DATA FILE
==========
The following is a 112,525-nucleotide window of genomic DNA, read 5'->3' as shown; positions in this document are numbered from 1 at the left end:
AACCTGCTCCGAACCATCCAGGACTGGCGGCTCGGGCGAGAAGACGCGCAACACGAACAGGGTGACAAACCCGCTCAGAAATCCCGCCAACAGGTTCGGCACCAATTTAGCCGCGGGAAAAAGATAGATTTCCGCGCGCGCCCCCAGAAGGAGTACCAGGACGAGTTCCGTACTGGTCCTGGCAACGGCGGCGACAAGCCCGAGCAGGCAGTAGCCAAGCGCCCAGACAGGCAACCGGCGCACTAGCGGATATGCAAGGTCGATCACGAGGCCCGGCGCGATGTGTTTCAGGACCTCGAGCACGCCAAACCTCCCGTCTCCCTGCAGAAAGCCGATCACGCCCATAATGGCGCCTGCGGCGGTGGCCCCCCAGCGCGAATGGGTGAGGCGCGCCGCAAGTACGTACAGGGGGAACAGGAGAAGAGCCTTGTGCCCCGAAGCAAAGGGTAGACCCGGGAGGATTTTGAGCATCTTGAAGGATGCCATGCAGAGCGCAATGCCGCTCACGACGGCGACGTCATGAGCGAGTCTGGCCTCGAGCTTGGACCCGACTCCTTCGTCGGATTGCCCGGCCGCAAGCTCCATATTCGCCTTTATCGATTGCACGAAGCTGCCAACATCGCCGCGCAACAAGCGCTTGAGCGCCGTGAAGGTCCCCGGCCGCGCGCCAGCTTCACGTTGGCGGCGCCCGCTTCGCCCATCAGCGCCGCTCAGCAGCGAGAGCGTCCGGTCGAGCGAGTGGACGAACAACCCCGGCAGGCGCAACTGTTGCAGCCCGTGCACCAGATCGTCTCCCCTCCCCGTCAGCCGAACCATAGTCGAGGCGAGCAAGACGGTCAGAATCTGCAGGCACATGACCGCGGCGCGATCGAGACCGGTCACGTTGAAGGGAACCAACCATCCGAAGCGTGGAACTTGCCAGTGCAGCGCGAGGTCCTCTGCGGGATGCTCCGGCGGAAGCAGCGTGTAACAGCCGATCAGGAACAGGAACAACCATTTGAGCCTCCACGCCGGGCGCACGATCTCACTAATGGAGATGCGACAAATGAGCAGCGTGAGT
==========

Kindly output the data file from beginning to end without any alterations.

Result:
The following is a 112,525-nucleotide window of genomic DNA, read 5'->3' as shown; positions in this document are numbered from 1 at the left end:
AACCTGCTCCGAACCATCCAGGACTGGCGGCTCGGGCGAGAAGACGCGCAACACGAACAGGGTGACAAACCCGCTCAGAAATCCCGCCAACAGGTTCGGCACCAATTTAGCCGCGGGAAAAAGATAGATTTCCGCGCGCGCCCCCAGAAGGAGTACCAGGACGAGTTCCGTACTGGTCCTGGCAACGGCGGCGACAAGCCCGAGCAGGCAGTAGCCAAGCGCCCAGACAGGCAACCGGCGCACTAGCGGATATGCAAGGTCGATCACGAGGCCCGGCGCGATGTGTTTCAGGACCTCGAGCACGCCAAACCTCCCGTCTCCCTGCAGAAAGCCGATCACGCCCATAATGGCGCCTGCGGCGGTGGCCCCCCAGCGCGAATGGGTGAGGCGCGCCGCAAGTACGTACAGGGGGAACAGGAGAAGAGCCTTGTGCCCCGAAGCAAAGGGTAGACCCGGGAGGATTTTGAGCATCTTGAAGGATGCCATGCAGAGCGCAATGCCGCTCACGACGGCGACGTCATGAGCGAGTCTGGCCTCGAGCTTGGACCCGACTCCTTCGTCGGATTGCCCGGCCGCAAGCTCCATATTCGCCTTTATCGATTGCACGAAGCTGCCAACATCGCCGCGCAACAAGCGCTTGAGCGCCGTGAAGGTCCCCGGCCGCGCGCCAGCTTCACGTTGGCGGCGCCCGCTTCGCCCATCAGCGCCGCTCAGCAGCGAGAGCGTCCGGTCGAGCGAGTGGACGAACAACCCCGGCAGGCGCAACTGTTGCAGCCCGTGCACCAGATCGTCTCCCCTCCCCGTCAGCCGAACCATAGTCGAGGCGAGCAAGACGGTCAGAATCTGCAGGCACATGACCGCGGCGCGATCGAGACCGGTCACGTTGAAGGGAACCAACCATCCGAAGCGTGGAACTTGCCAGTGCAGCGCGAGGTCCTCTGCGGGATGCTCCGGCGGAAGCAGCGTGTAACAGCCGATCAGGAACAGGAACAACCATTTGAGCCTCCACGCCGGGCGCACGATCTCACTAATGGAGATGCGACAAATGAGCAGCGTGAGT